2013, Uthhaan – Sanjog’s leadership workshop for survivors of trafficking who have made it back home to help survivors build resilience. A 17 year old Nilofer walked in. After being trafficked, rescued, and returned to her village, with nine months of her life “missing” from the tranquil flow it had been BEFORE, she had a lot to deal with. Quiet, unassuming, and a little faded into the background, she didn’t seem to participate much in the proceedings. She broke down many times during the workshop, but never seemed to see the need to explain herself or her reactions; never seemed to see a need to find excuses for her emotions
Uma, the facilitator loved this strength in her, although the social worker working with Nilofer seemed surprised and worried. “She’s such a brilliant girl!” he said, “She has so much potential! Why won’t she participate! Why won’t she put herself forward?” Uma thought that was Okay; that Nilofer seemed to get a lot out of the program without the “expected” reactions and forms of participation; and that she should be free to set her own pace in her journey.
When Nilofer returned to her village, she kept in touch with Sanjog, promising to let Uma know when she found her “answers” to what happiness was, what made her happy now, what she needed to do or get to feel happy. Uma had told the girls about Vincent Van Gogh, who associated the colour yellow with happiness. When he painted something he wanted to appear happy, he painted it in yellow. When he was depressed, he sometimes drank yellow paint in an attempt, he told people, to make his internal organs yellow – and therefore happy. So Nilofer left to look for her “yellow” things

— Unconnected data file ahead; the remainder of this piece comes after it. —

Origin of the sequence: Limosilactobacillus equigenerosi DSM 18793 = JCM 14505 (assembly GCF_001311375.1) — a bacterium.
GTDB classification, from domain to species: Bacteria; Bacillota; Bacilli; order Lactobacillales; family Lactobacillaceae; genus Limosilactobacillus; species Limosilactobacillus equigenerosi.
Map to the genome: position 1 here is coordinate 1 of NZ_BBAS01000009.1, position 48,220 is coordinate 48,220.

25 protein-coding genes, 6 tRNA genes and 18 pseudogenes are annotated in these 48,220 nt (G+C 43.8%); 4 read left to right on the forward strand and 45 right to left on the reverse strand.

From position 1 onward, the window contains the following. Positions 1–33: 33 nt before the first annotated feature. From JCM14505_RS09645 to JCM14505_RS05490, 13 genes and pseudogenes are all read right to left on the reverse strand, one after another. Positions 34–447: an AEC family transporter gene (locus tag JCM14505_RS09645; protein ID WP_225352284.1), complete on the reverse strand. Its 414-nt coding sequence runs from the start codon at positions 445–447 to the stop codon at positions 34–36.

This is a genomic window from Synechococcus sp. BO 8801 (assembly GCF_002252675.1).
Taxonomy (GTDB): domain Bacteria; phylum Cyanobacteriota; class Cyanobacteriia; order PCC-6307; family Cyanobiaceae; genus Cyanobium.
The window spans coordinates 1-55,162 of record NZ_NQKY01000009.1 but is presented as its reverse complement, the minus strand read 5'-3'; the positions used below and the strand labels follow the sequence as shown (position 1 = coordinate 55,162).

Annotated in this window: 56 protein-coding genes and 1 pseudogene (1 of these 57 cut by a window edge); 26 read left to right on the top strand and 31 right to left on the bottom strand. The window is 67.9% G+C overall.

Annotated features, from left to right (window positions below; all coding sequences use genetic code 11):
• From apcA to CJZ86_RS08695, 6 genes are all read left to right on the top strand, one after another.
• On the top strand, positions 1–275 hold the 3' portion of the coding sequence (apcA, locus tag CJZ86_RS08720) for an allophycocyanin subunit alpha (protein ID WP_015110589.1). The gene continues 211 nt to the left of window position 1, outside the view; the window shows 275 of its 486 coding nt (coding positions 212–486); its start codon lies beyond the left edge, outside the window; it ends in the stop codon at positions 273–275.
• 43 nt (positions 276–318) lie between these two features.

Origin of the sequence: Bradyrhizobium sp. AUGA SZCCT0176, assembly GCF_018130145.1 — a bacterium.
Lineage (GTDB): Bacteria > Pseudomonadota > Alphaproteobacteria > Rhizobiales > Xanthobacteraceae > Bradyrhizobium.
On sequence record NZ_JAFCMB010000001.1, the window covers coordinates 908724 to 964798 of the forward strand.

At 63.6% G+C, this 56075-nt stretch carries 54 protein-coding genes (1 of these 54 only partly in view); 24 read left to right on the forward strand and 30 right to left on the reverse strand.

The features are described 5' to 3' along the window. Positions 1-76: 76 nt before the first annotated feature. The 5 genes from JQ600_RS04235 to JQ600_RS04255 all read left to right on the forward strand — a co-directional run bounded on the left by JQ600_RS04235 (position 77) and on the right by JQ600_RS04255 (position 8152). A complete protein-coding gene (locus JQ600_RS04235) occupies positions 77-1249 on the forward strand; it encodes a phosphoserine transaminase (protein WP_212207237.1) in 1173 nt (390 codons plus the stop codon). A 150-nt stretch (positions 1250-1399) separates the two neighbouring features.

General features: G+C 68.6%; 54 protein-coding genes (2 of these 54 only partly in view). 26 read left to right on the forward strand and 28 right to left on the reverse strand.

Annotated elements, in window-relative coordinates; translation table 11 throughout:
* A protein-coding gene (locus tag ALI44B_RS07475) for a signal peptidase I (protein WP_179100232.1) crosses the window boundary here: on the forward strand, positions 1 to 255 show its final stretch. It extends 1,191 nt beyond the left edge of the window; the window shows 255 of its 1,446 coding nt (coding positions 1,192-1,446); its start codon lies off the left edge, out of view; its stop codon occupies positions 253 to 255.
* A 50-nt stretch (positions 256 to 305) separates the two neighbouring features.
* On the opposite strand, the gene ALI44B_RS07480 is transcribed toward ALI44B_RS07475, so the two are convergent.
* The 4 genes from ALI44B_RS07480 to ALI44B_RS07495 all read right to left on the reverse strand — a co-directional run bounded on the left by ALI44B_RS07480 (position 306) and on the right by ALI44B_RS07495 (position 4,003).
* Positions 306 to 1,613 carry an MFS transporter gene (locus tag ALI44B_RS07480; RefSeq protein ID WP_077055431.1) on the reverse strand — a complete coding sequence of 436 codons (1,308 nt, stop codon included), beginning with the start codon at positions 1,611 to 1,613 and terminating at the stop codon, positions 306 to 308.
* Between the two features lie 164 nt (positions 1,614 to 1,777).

In the meantime, the struggle to get her back into school continued back home. Not surprisingly, with community reactions to what had happened to her and what she had been through, the school was reluctant to let her come back, although the stated, official reason was the gap that she had had to take. They said she would not be able to make it up, so what was the point? Nilofer and her social worker refused to take no for an answer.
One of her “happy” things was to go back to school, to her class, to the teachers who had loved this bright student, so Nilofer struggled on. When she did manage to get back to school though, nothing was as she had thought it would be “ja bhebechhilam ta holona” (what I thought didn’t happen) she told Uma on the phone. Everything was the same, yet nothing was. The classroom was the same, but her friends had moved on to another class. The teachers were the same but the love they once had had been replaced by discomfort and disgust. The same girls were still her neighbours but they no longer wanted to be her friends. Where the friends were the same she could see their cringing, talking about her behind her back, out of her sight.
At the second workshop, Nilofer opened up a little more, spoke out more. “I have some of the answers” she would say, “but they are not what I expected”. Things she thought would make her happy seemed to have lost their magical power somewhere along the way, in her nightmare nine months. But she was a lot stronger in her approach now. Uma could joke and kid and argue with her without constantly walking on eggshells. She had gone from “someone who had to be taken care of” by Sanjog and social workers to someone who could interact as an equal, as someone taking back control of her life and her decisions.